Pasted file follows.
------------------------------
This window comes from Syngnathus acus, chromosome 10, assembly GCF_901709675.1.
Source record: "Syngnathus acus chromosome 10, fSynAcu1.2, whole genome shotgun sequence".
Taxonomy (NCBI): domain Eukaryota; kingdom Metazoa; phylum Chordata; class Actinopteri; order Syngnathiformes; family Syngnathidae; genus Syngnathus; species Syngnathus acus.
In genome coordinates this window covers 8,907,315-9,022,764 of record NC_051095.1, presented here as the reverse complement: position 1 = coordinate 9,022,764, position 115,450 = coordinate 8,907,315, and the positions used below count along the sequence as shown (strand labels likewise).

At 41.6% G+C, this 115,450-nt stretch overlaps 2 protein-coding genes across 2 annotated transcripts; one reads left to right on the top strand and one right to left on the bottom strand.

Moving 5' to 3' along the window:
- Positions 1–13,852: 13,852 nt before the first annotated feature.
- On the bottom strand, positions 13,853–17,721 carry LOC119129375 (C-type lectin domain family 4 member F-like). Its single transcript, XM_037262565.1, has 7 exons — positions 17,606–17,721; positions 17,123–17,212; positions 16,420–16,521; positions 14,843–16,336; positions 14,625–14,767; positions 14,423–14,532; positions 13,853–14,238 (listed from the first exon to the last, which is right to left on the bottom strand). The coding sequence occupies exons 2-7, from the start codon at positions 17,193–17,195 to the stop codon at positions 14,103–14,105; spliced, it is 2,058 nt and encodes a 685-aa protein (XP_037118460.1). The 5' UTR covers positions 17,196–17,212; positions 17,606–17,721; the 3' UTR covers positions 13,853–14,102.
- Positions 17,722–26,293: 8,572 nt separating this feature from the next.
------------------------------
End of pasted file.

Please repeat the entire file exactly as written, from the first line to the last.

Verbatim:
This window comes from Syngnathus acus, chromosome 10, assembly GCF_901709675.1.
Source record: "Syngnathus acus chromosome 10, fSynAcu1.2, whole genome shotgun sequence".
Taxonomy (NCBI): domain Eukaryota; kingdom Metazoa; phylum Chordata; class Actinopteri; order Syngnathiformes; family Syngnathidae; genus Syngnathus; species Syngnathus acus.
In genome coordinates this window covers 8,907,315-9,022,764 of record NC_051095.1, presented here as the reverse complement: position 1 = coordinate 9,022,764, position 115,450 = coordinate 8,907,315, and the positions used below count along the sequence as shown (strand labels likewise).

At 41.6% G+C, this 115,450-nt stretch overlaps 2 protein-coding genes across 2 annotated transcripts; one reads left to right on the top strand and one right to left on the bottom strand.

Moving 5' to 3' along the window:
- Positions 1–13,852: 13,852 nt before the first annotated feature.
- On the bottom strand, positions 13,853–17,721 carry LOC119129375 (C-type lectin domain family 4 member F-like). Its single transcript, XM_037262565.1, has 7 exons — positions 17,606–17,721; positions 17,123–17,212; positions 16,420–16,521; positions 14,843–16,336; positions 14,625–14,767; positions 14,423–14,532; positions 13,853–14,238 (listed from the first exon to the last, which is right to left on the bottom strand). The coding sequence occupies exons 2-7, from the start codon at positions 17,193–17,195 to the stop codon at positions 14,103–14,105; spliced, it is 2,058 nt and encodes a 685-aa protein (XP_037118460.1). The 5' UTR covers positions 17,196–17,212; positions 17,606–17,721; the 3' UTR covers positions 13,853–14,102.
- Positions 17,722–26,293: 8,572 nt separating this feature from the next.